Chapter

Cosmopolis, Nation States, and Families

John Finnis

in Intention and Identity

Published in print April 2011 | ISBN: 9780199580064
Published online September 2011 | e-ISBN: 9780191729386 | DOI: http://dx.doi.org/10.1093/acprof:oso/9780199580064.003.0008
Cosmopolis, Nation States, and Families

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This chapter presents a fragment of a 2008 essay, whose other parts are in Volume I as Chapter 5 and Volume V as Chapter 8. This chapter asks why it can be right to discriminate between persons at the national border, allowing citizens in and keeping all or many others (would-be immigrants) out. Why did Rawls decline to apply his ‘difference principle’ in favour of the worst-off people in the world (as a cosmopolitan ethics demands), rather than in our community (nation state)? The arguments of Rawls and John Paul II about the grounds and value of national identity are examined. A final section argues that analogous considerations apply to families, and therefore also to marriage, which is a basic human good.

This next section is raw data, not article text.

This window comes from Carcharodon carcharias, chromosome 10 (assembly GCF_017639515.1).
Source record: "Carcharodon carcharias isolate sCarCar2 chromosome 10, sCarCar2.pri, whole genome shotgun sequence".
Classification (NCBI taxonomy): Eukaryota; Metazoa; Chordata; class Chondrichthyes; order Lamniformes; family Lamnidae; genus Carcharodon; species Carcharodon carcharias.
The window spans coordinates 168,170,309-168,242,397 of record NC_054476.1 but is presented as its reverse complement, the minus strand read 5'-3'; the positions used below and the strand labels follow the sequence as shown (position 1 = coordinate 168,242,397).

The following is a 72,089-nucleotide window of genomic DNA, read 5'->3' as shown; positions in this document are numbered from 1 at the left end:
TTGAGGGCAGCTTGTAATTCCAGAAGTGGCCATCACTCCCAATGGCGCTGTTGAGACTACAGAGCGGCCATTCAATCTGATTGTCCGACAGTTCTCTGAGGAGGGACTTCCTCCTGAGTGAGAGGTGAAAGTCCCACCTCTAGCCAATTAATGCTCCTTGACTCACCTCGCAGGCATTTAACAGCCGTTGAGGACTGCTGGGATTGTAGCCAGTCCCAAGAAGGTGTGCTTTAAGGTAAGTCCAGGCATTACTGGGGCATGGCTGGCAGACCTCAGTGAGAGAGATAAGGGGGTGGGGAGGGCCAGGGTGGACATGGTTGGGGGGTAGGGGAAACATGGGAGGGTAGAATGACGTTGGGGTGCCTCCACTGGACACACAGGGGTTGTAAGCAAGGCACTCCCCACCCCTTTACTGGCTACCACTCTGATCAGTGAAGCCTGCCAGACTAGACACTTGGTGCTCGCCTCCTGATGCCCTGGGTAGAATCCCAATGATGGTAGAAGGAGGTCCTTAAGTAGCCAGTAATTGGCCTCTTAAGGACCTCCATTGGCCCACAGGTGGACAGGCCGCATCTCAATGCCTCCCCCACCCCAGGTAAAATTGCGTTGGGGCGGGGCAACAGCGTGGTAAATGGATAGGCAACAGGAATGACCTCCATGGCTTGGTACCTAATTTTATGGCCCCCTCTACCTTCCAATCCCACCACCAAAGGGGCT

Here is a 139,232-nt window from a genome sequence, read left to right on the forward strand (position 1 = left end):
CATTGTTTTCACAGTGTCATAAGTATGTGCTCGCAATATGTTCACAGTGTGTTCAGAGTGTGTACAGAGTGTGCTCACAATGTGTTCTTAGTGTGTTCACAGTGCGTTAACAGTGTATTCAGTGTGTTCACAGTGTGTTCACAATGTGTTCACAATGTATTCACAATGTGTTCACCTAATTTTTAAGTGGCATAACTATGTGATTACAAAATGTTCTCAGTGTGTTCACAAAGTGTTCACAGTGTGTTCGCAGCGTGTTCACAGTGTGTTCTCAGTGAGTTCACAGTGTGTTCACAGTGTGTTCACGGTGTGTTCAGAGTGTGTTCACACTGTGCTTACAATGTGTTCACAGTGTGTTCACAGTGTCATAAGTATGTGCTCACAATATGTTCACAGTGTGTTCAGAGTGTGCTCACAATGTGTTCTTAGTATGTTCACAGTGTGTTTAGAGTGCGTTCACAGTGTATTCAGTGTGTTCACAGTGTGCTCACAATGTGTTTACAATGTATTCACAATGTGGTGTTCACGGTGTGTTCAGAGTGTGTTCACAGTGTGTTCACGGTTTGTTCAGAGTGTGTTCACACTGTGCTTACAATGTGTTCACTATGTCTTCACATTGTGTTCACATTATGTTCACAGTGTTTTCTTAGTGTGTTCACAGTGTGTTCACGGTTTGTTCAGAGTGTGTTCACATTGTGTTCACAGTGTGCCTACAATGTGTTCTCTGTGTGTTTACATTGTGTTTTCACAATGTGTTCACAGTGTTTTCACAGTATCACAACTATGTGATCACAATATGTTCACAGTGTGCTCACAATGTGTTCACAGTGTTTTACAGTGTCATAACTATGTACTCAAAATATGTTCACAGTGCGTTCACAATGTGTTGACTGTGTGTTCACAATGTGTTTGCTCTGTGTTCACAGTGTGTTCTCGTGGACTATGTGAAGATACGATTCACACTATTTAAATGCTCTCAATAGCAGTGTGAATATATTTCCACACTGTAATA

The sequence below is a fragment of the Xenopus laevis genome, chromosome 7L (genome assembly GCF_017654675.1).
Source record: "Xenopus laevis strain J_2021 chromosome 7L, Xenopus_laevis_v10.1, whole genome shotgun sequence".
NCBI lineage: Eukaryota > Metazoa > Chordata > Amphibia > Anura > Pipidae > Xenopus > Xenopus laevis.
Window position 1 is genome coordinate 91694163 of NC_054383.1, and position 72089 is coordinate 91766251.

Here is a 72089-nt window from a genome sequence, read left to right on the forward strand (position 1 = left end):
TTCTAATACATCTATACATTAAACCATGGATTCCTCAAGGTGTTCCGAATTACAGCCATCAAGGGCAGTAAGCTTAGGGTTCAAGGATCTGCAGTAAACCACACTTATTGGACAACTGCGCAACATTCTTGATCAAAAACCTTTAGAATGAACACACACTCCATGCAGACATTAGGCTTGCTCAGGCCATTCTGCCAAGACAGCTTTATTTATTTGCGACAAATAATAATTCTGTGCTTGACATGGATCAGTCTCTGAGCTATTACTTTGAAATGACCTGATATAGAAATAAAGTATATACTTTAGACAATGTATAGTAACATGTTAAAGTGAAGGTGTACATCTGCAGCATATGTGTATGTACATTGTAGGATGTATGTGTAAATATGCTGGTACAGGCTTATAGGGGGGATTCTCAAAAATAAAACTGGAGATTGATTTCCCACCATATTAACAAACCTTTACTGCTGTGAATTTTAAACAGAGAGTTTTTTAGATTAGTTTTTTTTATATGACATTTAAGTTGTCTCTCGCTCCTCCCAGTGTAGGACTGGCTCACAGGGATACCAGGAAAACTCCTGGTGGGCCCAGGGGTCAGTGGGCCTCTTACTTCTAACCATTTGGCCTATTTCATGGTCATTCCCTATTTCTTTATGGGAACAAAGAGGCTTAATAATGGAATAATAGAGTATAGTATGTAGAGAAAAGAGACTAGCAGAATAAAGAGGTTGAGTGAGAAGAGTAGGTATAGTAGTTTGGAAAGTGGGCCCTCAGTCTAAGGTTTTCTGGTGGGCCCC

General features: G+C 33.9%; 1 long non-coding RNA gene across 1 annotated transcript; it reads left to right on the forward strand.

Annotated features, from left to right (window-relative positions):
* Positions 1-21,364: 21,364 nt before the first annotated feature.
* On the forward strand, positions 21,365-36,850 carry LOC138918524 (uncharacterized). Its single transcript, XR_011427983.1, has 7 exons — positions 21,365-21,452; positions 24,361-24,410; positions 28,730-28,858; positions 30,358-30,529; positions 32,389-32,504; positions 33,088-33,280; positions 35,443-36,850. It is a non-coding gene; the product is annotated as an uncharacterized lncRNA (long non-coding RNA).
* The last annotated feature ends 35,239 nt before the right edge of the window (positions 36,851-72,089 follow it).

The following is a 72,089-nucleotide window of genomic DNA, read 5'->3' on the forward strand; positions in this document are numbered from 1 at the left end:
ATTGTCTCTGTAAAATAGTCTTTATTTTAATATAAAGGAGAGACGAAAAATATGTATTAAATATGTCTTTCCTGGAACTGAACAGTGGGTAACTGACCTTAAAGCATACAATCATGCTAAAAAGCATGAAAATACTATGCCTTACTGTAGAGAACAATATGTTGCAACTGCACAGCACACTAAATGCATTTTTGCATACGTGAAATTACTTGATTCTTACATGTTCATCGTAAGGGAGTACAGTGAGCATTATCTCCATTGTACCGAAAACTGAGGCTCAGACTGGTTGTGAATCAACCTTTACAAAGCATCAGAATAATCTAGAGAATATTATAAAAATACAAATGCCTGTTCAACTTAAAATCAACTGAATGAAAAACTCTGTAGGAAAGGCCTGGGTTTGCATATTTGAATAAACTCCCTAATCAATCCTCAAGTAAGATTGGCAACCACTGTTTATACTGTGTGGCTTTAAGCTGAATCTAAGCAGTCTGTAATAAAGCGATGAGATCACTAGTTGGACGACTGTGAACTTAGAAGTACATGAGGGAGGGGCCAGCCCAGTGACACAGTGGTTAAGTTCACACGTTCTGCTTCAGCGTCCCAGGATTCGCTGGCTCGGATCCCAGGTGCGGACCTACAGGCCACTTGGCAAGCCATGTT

Keywords: Rawls; John Paul II; cosmopolitan ethics; nations; borders; families; marriage; immigration

Chapter.  4432 words. 

Subjects: Jurisprudence and Philosophy of Law

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